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* [http://live.babelnet.org/about BabelNet]
 
* [http://live.babelnet.org/about BabelNet]
  
==Lecture 10: Services==
+
==Lecture 11 and 12: Web APIs==
  
 
Themes:  
 
Themes:  
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** [http://www.youtube.com/watch?v=vioCbTo3C-4 What is JSON-LD?] Short video introduction to JSON-LD by Manu Sporny
 
** [http://www.youtube.com/watch?v=vioCbTo3C-4 What is JSON-LD?] Short video introduction to JSON-LD by Manu Sporny
  
==Lecture 11: OWL==
+
==Lecture 13: OWL==
  
 
Themes:
 
Themes:
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* [https://jena.apache.org/documentation/ontology/ Jena Ontology API] (we will most likely not go into this) (cursory)
 
* [https://jena.apache.org/documentation/ontology/ Jena Ontology API] (we will most likely not go into this) (cursory)
  
==Lecture 12: OWL DL==
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==Lecture 14: OWL DL==
  
 
Themes:
 
Themes:
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* [http://www.cs.man.ac.uk/~ezolin/dl/ Complexity of Reasoning in Description Logics. Powered by Evgeny Zolin.] (informative)
 
* [http://www.cs.man.ac.uk/~ezolin/dl/ Complexity of Reasoning in Description Logics. Powered by Evgeny Zolin.] (informative)
  
==Lecture 13: Ontology development==
+
==Lecture 15: Ontology Development and Evaluation==
  
 
Themes:
 
Themes:
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<div class="credits" style="text-align: right; direction: ltr; margin-left: 1em;">''INFO216, UiB, Spring 2017-2018, Andreas L. Opdahl (c)''</div>
+
<div class="credits" style="text-align: right; direction: ltr; margin-left: 1em;">''INFO216, UiB, 2017-2020, Andreas L. Opdahl (c)''</div>

Revision as of 14:33, 9 December 2019

Text book

The text book in INFO216 is Semantic Web for the Working Ontologist, Second Edition: Effective Modeling in RDFS and OWL by Dean Allemang and James Hendler (Jun 3, 2011). Morgan Kaufmann. The whole book is obligatory reading.


Other materials

In addition, the materials listed below for each lecture is either mandatory or suggested reading. The reading list is not final and will change a little as the course progresses.

Make sure you download the papers and web sites in good time before the exam. That way you are safe if a site becomes unavailable or somehow damaged the last few days before the exam.

Note: to download some of the papers, you need to be inside UiB's network. Either use a computer directly on the UiB network or connect to your UiB account with VPN if you are elsewhere.

Finally, the lectures and lectures notes are also part of the curriculum.


Lectures

Below are the mandatory and suggested readings for each lecture. All the text-book chapters are mandatory.


Lecture 1: Knowledge Graphs

Themes:

  • Web of Data
  • INFO216
  • Jena
  • The programming project

Mandatory readings:

Useful materials:

Additional resources:


Lecture 2: RDF

Themes:

  • RDF
  • Programming RDF in Jena
  • Finding datasets and vocabularies for your projects

Mandatory readings:

Useful materials:


Lecture 3: SPARQL

Themes:

  • SPARQL
  • Programming SPARQL in Jena
  • SPARQL Update
  • Programming SPARQL Update in Jena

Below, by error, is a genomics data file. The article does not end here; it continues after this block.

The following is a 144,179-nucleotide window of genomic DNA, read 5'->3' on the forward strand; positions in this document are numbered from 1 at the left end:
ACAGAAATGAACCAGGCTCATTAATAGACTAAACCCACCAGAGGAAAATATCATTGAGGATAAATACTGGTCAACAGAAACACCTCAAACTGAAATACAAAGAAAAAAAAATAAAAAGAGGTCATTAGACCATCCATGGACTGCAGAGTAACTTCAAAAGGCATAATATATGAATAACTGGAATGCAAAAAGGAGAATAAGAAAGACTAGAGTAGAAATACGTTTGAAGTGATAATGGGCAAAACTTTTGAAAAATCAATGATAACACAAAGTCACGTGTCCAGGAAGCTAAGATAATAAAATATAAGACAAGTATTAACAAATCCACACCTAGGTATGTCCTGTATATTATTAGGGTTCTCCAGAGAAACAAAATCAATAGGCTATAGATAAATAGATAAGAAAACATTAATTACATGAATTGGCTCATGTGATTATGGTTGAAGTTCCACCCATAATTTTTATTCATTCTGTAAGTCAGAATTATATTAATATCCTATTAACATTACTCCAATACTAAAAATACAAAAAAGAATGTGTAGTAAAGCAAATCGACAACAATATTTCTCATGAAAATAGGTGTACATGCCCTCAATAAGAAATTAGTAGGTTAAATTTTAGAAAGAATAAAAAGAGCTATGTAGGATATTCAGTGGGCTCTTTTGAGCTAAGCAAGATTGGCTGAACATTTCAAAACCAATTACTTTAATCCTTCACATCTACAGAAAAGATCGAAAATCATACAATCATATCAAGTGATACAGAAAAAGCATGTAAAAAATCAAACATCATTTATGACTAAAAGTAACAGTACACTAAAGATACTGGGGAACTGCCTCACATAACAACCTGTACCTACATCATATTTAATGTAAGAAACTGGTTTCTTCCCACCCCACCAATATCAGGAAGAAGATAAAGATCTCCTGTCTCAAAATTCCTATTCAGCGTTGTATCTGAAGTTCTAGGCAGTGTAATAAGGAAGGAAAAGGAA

Mandatory readings:

Useful materials:

(supplementary, but perhaps necessary for the labs and project)


Lecture 4: Application Architecture

Themes:

  • Application components
  • Triple stores
  • Visualisation

Mandatory readings:

Useful materials:


Lecture 5: RDFS

Themes:

  • RDFS
  • Axioms, rules and entailment
  • Programming RDFS in Jena

Mandatory readings:

Useful materials:

  • W3C's RDF 1.1 Semantics (cursory, except the axioms and entailments in sections 8 and 9, which we will review in the lecture)
  • Reasoners and rules engines: Jena inference support (cursory; sections 1 and 3 are relevant, but quite hard)
  • Javadoc for
    • Model (createRDFSModel)
    • InfModel (getRawModel, remove + the same methods as Model)
    • RDFS (label, comment, subClassOf, subPropertyOf, domain, range...)
    • Reasoner (but we will not use it directly)
(supplementary, but perhaps necessary for the labs and project)

Case-based examples:


Lecture 6: RDFS Plus

Themes:

  • Basic OWL concepts
  • Axioms, rules and entailments
  • Programming basic OWL in Jena

Mandatory readings:

Useful materials:

  • Javadoc for
    • OntModel (createOntologyModel)
    • OntModelSpec (the different reasoners are outlined here (very long), OWL_MEM_RULE_INF is a good starting point)
    • OWL (defines built-in OWL resources)
    • OntClass, Individual, ObjectProperty, DatatypeProperty
(supplementary, but perhaps necessary for the labs and project)

Case-based examples:

OWL helpful clarifications:


Lecture 7 and 8: Vocabularies

Themes:

  • LOD vocabularies and ontologies

Mandatory readings:

Useful materials:

This is what we expect you to know about each vocabulary: Its purpose and where and how it can be used. You should know its most central 3-6 classes and properties be able to explain its basic structure. It is less important to get all the names and prefixes 100% right: we do not expect you to learn every little detail by heart. schema.org is less important because you have already had about it in INFO116.

Lecture 9 and 10: Linked Data Resources

Themes:

  • Important Linked Open Datasets
    • DBpedia
    • LinkedGeoData
    • GeoNames
    • Wikidata
    • and others

Mandatory readings:

Useful materials:

Lecture 11 and 12: Web APIs

Themes:

  • JSON, JSON-LD
  • Semantic web services
  • Semantic workflows

Mandatory readings:

Useful materials:

Lecture 13: OWL

Themes:

  • Advanced OWL
  • Axioms, rules and entailments
  • Programming advanced OWL in Jena

Mandatory readings:

Useful materials:

Lecture 14: OWL DL

Themes:

  • Description logic
  • Decision problems
  • OWL-DL
  • Programming with OWL-DL reasoners in Jena

Mandatory readings:

Useful materials:

Lecture 15: Ontology Development and Evaluation

Themes:

  • Ontology Development 101 method

Mandatory readings:

Useful materials:

 

INFO216, UiB, 2017-2020, Andreas L. Opdahl (c)